Heineken in talks with Kirin to buy its Brazilian beer business
Heineken is meeting with the Japanese company to discuss the acquisition of Brasil Kirin, which could cost £705 million – a severe discount when it was valued at $4 billion in 2011.
Beer companies are springing into action following the ground-breaking merger between AB InBev and SAB Miller, with Heineken also acquiring 2,000 Punch Taverns pubs in the UK, a transaction costing £400 million. It was reported in September 2016 that Kirin was looking for partnerships to improve its Brazilian business, as despite Brazil being the third largest beer market globally, the nation has been in recession since 2014.
John Colley, a Professor of Practice in the Strategy and International Business Group at Warwick Business School, stated: "Heineken's new Brazilian purchase will need investment for some years but in the medium term will be a good buy.
"In effect the Heineken strategy is to acquire low risk bolt-on acquisitions to build share in long term growth markets. There is usually opportunity in crises and Heineken certainly sees one in Brasil Kirin.
"Heineken, now the world's second biggest brewer, has responded to AB InBev's $106 billion foray into growth markets buying SAB Miller by snapping up a troubled Brazilian Brewer.
"The Japanese Brewer Kirin acquired control in 2011 valuing the business at around $5.5 billion. However, the poor Brazilian economy has resulted in attempts to dispose of the loss-making brewery. The $870 million price tag suggests that competition to buy these operations has not been that intense.
"Heineken has Brazilian operations which will allow some integration and it also has Femsa which is a major South American Brewer based in Mexico but operating throughout South America. In effect Heineken has the infrastructure and local management to integrate the operations, remove cost and develop improved distribution which is key to the brewing industry."
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Ultium Cells LLC/Li-Cycle: Sustainable Battery Manufacturing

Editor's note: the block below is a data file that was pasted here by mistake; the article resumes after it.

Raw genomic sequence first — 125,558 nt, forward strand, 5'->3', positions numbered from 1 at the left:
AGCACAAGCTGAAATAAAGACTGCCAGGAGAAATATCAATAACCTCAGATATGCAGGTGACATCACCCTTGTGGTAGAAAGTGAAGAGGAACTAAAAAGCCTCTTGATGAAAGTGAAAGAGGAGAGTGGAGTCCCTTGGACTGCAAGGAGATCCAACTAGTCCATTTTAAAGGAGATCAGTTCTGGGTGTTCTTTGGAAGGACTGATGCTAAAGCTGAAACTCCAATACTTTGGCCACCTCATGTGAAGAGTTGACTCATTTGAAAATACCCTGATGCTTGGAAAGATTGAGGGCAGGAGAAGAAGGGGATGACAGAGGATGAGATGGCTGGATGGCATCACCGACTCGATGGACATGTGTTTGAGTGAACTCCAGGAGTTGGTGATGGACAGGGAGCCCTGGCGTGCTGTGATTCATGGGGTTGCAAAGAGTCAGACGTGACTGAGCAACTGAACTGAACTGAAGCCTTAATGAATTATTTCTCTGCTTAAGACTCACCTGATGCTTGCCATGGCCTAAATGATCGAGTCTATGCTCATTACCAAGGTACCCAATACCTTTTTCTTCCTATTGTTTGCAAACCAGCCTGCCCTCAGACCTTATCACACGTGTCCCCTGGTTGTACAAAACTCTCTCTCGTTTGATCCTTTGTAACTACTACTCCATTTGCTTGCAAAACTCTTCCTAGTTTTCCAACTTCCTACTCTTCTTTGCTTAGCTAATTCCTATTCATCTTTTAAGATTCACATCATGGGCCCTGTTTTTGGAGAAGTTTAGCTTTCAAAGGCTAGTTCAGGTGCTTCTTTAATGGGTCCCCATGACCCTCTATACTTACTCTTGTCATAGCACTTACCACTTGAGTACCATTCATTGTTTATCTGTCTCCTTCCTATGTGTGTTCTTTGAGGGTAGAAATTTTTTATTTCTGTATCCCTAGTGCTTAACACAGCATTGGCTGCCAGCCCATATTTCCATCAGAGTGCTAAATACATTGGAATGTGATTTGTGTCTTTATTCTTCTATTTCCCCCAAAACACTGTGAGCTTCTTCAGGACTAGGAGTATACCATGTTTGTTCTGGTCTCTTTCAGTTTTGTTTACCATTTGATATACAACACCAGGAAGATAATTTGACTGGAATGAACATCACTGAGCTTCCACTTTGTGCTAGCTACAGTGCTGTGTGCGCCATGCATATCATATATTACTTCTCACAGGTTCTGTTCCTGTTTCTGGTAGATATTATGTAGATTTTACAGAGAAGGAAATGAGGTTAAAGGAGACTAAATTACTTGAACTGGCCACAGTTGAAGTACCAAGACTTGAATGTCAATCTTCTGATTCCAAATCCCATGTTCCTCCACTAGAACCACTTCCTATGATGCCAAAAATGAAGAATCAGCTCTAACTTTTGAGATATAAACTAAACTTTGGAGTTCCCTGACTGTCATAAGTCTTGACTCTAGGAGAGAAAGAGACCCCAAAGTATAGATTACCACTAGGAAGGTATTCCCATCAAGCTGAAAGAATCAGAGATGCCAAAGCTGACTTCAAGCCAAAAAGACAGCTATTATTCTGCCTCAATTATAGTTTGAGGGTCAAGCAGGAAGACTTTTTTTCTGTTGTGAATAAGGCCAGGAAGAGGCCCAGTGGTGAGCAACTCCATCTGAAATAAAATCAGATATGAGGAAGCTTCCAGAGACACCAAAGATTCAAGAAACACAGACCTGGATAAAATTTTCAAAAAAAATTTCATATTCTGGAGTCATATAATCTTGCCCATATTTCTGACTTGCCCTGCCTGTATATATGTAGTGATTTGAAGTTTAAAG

Ultium Cells LLC - a joint venture between General Motors and LG Energy Solutions - has announced its latest collaboration with Li-Cycle. Joining forces the two have set ambitions to expand recycling in North America, recycling up to 100% of the scrap materials in battery cell manufacturing
What is Ultium Cells LLC?
Announcing their partnership in December 2019, General Motors (GM) and LG Energy Solutions established Ultium Cells LLC with a mission to “ensure excellence of Battery Cell Manufacturing through implementation of best practices from each company to contribute [to the] expansion of a Zero Emission propulsion on a global scale.”
Who is Li-Cycle?
Founded in 2016, Li-Cycle leverages innovative solutions to address emerging and urgent challenges around the world.
As the use of Lithium-ion rechargeable batteries in automotive, industrial energy storage, and consumer electronic applications rises, Li-Cycle believes that “the world needs improved technology and supply chain innovations to better recycle these batteries, while also meeting the rapidly growing demand for critical and scarce battery-grade materials.”
Why are Ultium Cells LLC and Li-Cycle join forces?
By joining forces to expand the recycling of scrap materials in battery cell manufacturing in North America, the new recycling process will allow Ultium Cells LLC to recycle cobalt, nickel, lithium, graphite, copper, manganese and aluminum.
“95% of these materials can be used in the production of new batteries or for adjacent industries,” says GM, who explains that the new hydrometallurgical process emits 30% less greenhouse gases (GHGs) than traditional processes, minimising the environmental impact. Use of this process will begin later in the year (2021).
"Our combined efforts with Ultium Cells will be instrumental in redirecting battery manufacturing scrap from landfills and returning a substantial amount of valuable battery-grade materials back into the battery supply chain. This partnership is a critical step forward in advancing our proven lithium-ion resource recovery technology as a more sustainable alternative to mining, " said Ajay Kochhar, President, CEO and co-founder of Li-Cycle.
"GM's zero-waste initiative aims to divert more than 90% of its manufacturing waste from landfills and incineration globally by 2025. Now, we're going to work closely with Ultium Cells and Li-Cycle to help the industry get even better use out of the materials,” added Ken Morris, Vice President of Electric and Autonomous Vehicles, GM.
Since 2013, GM has recycled or reused 100% of the battery packs it has received from customers, with most current GM EVs repaired with refurbished packs.
"We strive to make more with less waste and energy expended. This is a crucial step in improving the sustainability of our components and manufacturing processes,” concluded Thomas Gallagher, Chief Operating Officer, Ultium Cells LLC.